13 things your doctor can check to preserve your brain health

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In a new statement from AHA, researchers found primary care clinics can play an important role in preserving patients’ brain health using the American Heart Association’s Life’s Simple 7 as a guide, as well as addressing 6 other factors associated with cognitive decline.

Preserving brain health in an aging population is a growing concern in the U.S. An estimated one in five Americans 65 years and older has mild cognitive impairment, and one in seven has dementia.

Life’s Simple 7 focuses on seven lifestyle targets to achieve ideal cardiovascular health: managing blood pressure, healthy cholesterol levels, reducing blood sugar, increasing physical activity, eating better, losing weight, and not smoking.

The new statement suggests primary care professionals also consider assessing risk factors to address cognitive health.

The six risk factors to consider, in addition to Life’s Simple 7, that impact optimal brain health are depression, social isolation, excessive alcohol use, sleep disorders, less education and hearing loss.

The statement lists risk factors for cognitive impairment, prevention strategies, and best practices to integrate brain health prevention into primary care.

The statement uses cognition to define brain health, referring to the spectrum of intellectual-related activities, such as memory, thinking, reasoning, communication, and problem-solving that enable people to thrive and navigate the world on an everyday basis.

The ability to think, solve problems, remember, perceive and communicate are crucial to successful living; their loss can lead to helplessness and dependency.

Studies have shown that these domains are impacted by factors that are within our control to change.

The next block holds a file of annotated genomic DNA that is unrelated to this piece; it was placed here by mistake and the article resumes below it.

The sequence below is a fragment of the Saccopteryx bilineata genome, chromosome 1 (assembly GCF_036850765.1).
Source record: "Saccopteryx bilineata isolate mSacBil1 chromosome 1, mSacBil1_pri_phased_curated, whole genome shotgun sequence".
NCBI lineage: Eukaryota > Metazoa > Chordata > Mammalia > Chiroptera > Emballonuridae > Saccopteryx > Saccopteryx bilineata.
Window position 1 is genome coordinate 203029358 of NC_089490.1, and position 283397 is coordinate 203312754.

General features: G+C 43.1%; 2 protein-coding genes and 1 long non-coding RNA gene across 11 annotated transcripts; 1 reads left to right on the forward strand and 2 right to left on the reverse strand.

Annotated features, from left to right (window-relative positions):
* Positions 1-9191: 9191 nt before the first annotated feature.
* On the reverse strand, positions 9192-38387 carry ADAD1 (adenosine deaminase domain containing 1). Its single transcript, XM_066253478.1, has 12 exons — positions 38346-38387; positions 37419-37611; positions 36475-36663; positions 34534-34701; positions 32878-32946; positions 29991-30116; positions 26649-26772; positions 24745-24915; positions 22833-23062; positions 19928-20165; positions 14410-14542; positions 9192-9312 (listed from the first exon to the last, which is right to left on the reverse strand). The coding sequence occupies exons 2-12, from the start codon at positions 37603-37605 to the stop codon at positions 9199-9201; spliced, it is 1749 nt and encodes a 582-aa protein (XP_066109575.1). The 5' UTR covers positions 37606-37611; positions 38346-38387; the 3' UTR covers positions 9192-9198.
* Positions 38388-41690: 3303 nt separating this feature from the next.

The team says prevention and mitigation are important because once people have impaired cognition, the current treatment options are very limited.

Recent data show that hypertension, diabetes, and smoking in adulthood and middle-life increase the odds of cognitive decline in middle-age and accelerate cognitive decline in older age.

Primary care is the right place for practice-based efforts to prevent or postpone cognitive decline.

Professional guidelines also recommend routine screening for depression and counseling patients to focus on healthy eating and exercising a minimum of 150 minutes a week.

If you care about brain health, please read studies about the blood test that can predict dementia, Alzheimer’s 5 years early, and findings that one year of this exercise training may reduce risk of Alzheimer’s disease.

For more information about brain health, please see recent studies about 2 personality traits that may protect you from Alzheimer’s disease and more, and results showing that some diabetes drugs may reduce the risk of Alzheimer’s disease

The study is published in Stroke. One author of the study is Ronald M. Lazar, Ph.D., FAHA.

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